The outcry from religious figures and reformers surged. Rabbi Wise and Reverend Holmes again spoke out. Two bishops deplored the “wave of lawlessness.” The murder investigation seemed to regain strength. Roosevelt announced that he would launch an investigation of corruption in New York City government. The police, he said, were “on trial.” The Pinkerton Detective Agency was called in to help with the Gordon case; old timers at the police department groused that that had never happened before. Roosevelt named Seabury “special investigator” and launched a parallel investigation into possible misconduct by the ancient Manhattan district attorney, Thomas C. Crain. While the police pursued Gordon’s murderer, special hearings were convened to determine whether there had been judicial misconduct in her 1923 arrest.
It seemed that there had been. Testifying in one of these hearings on March 9, Magistrate H. Stanley Renaud, who had seen Gordon in appellate court that year, was “flushed and nervous.” He said he didn’t remember Gordon. And the minutes of that hearing had been destroyed.
Seabury’s deputy pointed out that Vivian Gordon was a first offender and would not have ordinarily been sentenced. (One thing Seabury focused on was whether judges delivered harsher sentences to first offenders, especially those declining to reveal personal information about themselves.) Renaud evaded the question, instead referring to Bedford Reformatory as a “wonderful school” that anyone would be glad to go to. At the same time, Manhattan D.A. Crain tried to stop Seabury’s investigation into him by offering to cooperate if the judge ceased his special hearings into the magistrates.
And then on March 13, there was a break in the Gordon case. Investigators found that Officer McLaughlin had deposited $35,800 in his bank account over a period of two years when his salary was $3,000 a year. McLaughlin declined to say where he had gotten the money, citing his constitutional rights and accusing Seabury of exceeding his investigation’s authority.
At his hearing, McLaughlin was cavalier, claiming to have made as many as 1,200 vice arrests in ten years, roaming up and down Broadway arresting women, working through his lunch break. He usually worked alone, though he did not want to be called a “lone wolf.” But apparently this lone wolf, while interrogating witnesses, pummeled them with their previous crimes until they confessed to imaginary new ones.
The NYPD speedily released McLaughlin, and he was never charged with framing Vivian Gordon. Nor was the precise source of the $35,800 ever learned. The same morning, Seabury presented H. Stanley Renaud, the magistrate in Gordon’s 1923 arrest, with a table showing that witnesses who protested their innocence in his court fared worse than those who. Renaud confessed that justice had not been served in his court.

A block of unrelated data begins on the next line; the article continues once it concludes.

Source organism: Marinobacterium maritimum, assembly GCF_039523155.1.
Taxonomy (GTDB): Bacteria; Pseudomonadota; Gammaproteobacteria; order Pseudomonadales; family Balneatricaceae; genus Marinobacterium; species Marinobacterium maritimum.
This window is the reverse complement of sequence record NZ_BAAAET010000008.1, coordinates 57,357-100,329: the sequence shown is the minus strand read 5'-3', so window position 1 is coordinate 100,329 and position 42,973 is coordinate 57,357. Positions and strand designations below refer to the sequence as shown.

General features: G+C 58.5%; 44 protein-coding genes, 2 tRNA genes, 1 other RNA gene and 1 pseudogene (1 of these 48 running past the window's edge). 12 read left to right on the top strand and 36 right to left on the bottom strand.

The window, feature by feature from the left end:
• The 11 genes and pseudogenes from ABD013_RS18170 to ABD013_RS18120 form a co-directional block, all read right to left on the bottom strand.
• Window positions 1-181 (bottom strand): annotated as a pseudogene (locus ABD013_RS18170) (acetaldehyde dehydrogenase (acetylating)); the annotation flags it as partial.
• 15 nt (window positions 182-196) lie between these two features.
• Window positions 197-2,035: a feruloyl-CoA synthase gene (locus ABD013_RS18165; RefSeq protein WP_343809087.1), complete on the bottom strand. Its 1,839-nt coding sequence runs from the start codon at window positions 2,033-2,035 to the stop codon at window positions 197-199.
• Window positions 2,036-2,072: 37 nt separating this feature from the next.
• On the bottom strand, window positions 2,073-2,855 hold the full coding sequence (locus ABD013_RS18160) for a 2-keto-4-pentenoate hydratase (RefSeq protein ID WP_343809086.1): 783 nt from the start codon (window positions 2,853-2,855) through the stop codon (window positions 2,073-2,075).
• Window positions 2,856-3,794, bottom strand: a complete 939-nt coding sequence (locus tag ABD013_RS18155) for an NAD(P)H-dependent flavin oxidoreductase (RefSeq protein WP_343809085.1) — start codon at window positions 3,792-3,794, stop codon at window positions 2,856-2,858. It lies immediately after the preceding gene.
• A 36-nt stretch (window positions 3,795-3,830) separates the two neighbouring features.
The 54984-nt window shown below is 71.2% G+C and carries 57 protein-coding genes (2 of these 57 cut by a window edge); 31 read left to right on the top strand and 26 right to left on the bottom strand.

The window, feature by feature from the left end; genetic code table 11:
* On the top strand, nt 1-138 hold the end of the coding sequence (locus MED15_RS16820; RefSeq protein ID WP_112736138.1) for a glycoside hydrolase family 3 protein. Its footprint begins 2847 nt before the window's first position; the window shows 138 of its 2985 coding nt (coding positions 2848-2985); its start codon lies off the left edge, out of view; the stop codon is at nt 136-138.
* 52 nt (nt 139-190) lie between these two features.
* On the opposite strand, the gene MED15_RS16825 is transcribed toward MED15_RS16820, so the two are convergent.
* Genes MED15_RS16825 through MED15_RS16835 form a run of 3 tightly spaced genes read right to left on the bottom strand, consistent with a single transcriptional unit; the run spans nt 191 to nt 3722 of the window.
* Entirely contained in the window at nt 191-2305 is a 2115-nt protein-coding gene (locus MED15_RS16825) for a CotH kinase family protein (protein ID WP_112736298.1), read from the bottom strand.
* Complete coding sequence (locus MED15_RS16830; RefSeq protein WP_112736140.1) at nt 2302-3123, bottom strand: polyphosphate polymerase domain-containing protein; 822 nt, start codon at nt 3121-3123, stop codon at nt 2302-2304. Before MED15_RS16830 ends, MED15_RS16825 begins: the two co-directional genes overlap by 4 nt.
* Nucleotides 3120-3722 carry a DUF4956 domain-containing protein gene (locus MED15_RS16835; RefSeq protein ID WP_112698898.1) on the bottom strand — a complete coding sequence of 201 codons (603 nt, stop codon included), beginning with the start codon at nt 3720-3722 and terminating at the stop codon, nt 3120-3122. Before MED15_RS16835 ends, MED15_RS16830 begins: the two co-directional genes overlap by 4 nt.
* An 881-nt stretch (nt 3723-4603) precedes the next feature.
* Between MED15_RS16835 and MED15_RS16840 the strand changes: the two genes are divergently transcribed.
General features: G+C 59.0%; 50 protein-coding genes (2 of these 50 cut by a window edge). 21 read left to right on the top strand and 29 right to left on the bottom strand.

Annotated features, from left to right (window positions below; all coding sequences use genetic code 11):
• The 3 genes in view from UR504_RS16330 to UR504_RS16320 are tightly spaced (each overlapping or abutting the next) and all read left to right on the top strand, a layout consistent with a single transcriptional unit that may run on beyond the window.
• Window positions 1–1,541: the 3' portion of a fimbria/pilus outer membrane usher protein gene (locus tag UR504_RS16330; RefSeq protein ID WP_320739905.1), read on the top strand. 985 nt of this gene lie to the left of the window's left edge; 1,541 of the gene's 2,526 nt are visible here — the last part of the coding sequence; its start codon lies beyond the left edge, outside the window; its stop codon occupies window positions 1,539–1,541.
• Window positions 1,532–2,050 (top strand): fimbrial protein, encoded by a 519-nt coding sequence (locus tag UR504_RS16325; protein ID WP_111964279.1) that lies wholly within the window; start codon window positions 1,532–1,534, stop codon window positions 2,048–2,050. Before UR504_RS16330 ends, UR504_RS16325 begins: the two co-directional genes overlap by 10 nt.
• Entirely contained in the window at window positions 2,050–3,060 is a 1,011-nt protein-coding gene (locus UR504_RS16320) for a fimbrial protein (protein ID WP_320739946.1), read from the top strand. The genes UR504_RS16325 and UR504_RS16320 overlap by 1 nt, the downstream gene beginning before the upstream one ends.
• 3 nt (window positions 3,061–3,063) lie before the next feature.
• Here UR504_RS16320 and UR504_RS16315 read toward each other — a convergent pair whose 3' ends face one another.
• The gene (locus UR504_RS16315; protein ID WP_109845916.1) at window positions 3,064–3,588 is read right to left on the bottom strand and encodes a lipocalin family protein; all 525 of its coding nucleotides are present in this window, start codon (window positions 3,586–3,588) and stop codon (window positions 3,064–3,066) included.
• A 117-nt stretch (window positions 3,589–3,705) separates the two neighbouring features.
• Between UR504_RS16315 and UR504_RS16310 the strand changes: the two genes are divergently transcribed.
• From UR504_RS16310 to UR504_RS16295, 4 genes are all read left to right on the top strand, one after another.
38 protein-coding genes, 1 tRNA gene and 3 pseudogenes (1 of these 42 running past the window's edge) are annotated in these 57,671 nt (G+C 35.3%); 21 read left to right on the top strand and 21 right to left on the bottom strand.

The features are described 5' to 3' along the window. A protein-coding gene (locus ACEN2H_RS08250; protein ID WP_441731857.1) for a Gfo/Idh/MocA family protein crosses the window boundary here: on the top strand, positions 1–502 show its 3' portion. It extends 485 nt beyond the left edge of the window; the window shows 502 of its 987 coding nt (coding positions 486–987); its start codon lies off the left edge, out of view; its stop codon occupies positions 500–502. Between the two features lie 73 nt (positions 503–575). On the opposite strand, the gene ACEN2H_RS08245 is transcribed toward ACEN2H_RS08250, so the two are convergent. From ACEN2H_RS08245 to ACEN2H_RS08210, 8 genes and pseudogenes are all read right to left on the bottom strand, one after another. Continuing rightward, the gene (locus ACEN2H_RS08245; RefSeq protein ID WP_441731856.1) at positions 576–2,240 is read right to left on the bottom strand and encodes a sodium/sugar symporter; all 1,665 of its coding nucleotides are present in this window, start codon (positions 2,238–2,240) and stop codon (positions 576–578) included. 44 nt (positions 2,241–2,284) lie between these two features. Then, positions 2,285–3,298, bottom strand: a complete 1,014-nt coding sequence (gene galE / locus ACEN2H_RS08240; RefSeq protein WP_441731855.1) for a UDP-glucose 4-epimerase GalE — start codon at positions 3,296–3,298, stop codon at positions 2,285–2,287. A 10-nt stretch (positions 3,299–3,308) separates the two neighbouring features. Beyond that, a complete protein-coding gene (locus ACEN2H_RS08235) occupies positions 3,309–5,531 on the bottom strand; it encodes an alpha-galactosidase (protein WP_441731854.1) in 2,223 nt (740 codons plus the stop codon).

On March 18, the City Affairs Committee demanded the removal of Jimmy Walker, who was vacationing in California at the time. Walker dismissed any accusation of police corruption and denied responsibility for corruption in the courts. But the pressure on him was building.
Three weeks later, the police finally dredged up some suspects in the Gordon murder case: The racketeer Harry Stein was indicted. He pleaded not guilty, although the police had collected proof that he had disposed of Gordon’s belongings the day after she died. By May, another indictment followed: Stein’s pal Samuel Greenhauer, a tailor.
And then the police found Harry Schlitten, who was alleged to have driven the murder car. For testifying against Stein, Schlitten was given immunity. Jimmy Walker, having returned from California, applauded the police action and said the arrests proved that there had been no cover-up. Yet even before the trial began, at least some journalists were wondering whether about the convenience of it all. “If by some odd quirk of fate, Mr. Stein should be found not guilty (and what an odd quirk that should be) a good lawyer could make quite a bit of money,” the New Yorker opined.
The trial commenced on June 18. A parade of underworld figures testified. Among the most damning pieces of evidence came when Schlitten told the jury that Stein had pointed out a newspaper photo of Radeloff and identified him as the person who hired him to kill Gordon. Schlitten said Stein told him that Radeloff had threatened a gangland colleague with jail if he didn’t comply. As it turned out, both of the alleged murderers had alibis. Greenhauer was sitting shiva (mourning) for his mother, his family swore. Stein was with his sister at the movies and then a Chinese restaurant. On July 1, after just three hours of deliberation, the men were acquitted.